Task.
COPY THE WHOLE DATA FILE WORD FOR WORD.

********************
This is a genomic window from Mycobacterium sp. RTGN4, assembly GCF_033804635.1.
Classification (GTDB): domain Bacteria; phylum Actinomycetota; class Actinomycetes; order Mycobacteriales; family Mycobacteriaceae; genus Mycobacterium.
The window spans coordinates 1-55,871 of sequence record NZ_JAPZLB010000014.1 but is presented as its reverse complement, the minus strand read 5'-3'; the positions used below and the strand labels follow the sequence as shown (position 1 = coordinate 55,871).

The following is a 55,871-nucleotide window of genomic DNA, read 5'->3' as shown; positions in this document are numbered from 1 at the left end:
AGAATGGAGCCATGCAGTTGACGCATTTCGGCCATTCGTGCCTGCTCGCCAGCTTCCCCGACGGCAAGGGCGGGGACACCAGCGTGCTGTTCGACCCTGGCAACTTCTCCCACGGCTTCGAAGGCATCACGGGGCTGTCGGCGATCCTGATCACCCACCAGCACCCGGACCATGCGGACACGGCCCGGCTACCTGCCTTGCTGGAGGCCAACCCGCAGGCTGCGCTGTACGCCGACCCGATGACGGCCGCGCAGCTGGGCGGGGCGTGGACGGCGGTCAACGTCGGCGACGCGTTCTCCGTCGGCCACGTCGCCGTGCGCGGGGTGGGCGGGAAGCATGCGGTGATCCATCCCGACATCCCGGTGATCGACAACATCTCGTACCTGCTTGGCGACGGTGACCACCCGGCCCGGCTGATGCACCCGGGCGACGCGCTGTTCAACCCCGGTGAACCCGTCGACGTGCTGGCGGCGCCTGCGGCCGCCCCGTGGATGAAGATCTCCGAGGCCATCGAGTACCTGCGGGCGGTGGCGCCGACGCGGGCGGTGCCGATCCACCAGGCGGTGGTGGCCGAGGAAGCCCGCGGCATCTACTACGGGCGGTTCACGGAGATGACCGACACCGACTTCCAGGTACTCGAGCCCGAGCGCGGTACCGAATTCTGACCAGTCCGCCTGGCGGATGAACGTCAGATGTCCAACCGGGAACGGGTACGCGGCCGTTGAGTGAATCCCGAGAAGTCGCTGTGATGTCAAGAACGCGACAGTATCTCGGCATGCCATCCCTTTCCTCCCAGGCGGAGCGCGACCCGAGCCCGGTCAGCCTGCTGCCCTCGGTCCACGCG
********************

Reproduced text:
This is a genomic window from Mycobacterium sp. RTGN4, assembly GCF_033804635.1.
Classification (GTDB): domain Bacteria; phylum Actinomycetota; class Actinomycetes; order Mycobacteriales; family Mycobacteriaceae; genus Mycobacterium.
The window spans coordinates 1-55,871 of sequence record NZ_JAPZLB010000014.1 but is presented as its reverse complement, the minus strand read 5'-3'; the positions used below and the strand labels follow the sequence as shown (position 1 = coordinate 55,871).

The following is a 55,871-nucleotide window of genomic DNA, read 5'->3' as shown; positions in this document are numbered from 1 at the left end:
AGAATGGAGCCATGCAGTTGACGCATTTCGGCCATTCGTGCCTGCTCGCCAGCTTCCCCGACGGCAAGGGCGGGGACACCAGCGTGCTGTTCGACCCTGGCAACTTCTCCCACGGCTTCGAAGGCATCACGGGGCTGTCGGCGATCCTGATCACCCACCAGCACCCGGACCATGCGGACACGGCCCGGCTACCTGCCTTGCTGGAGGCCAACCCGCAGGCTGCGCTGTACGCCGACCCGATGACGGCCGCGCAGCTGGGCGGGGCGTGGACGGCGGTCAACGTCGGCGACGCGTTCTCCGTCGGCCACGTCGCCGTGCGCGGGGTGGGCGGGAAGCATGCGGTGATCCATCCCGACATCCCGGTGATCGACAACATCTCGTACCTGCTTGGCGACGGTGACCACCCGGCCCGGCTGATGCACCCGGGCGACGCGCTGTTCAACCCCGGTGAACCCGTCGACGTGCTGGCGGCGCCTGCGGCCGCCCCGTGGATGAAGATCTCCGAGGCCATCGAGTACCTGCGGGCGGTGGCGCCGACGCGGGCGGTGCCGATCCACCAGGCGGTGGTGGCCGAGGAAGCCCGCGGCATCTACTACGGGCGGTTCACGGAGATGACCGACACCGACTTCCAGGTACTCGAGCCCGAGCGCGGTACCGAATTCTGACCAGTCCGCCTGGCGGATGAACGTCAGATGTCCAACCGGGAACGGGTACGCGGCCGTTGAGTGAATCCCGAGAAGTCGCTGTGATGTCAAGAACGCGACAGTATCTCGGCATGCCATCCCTTTCCTCCCAGGCGGAGCGCGACCCGAGCCCGGTCAGCCTGCTGCCCTCGGTCCACGCG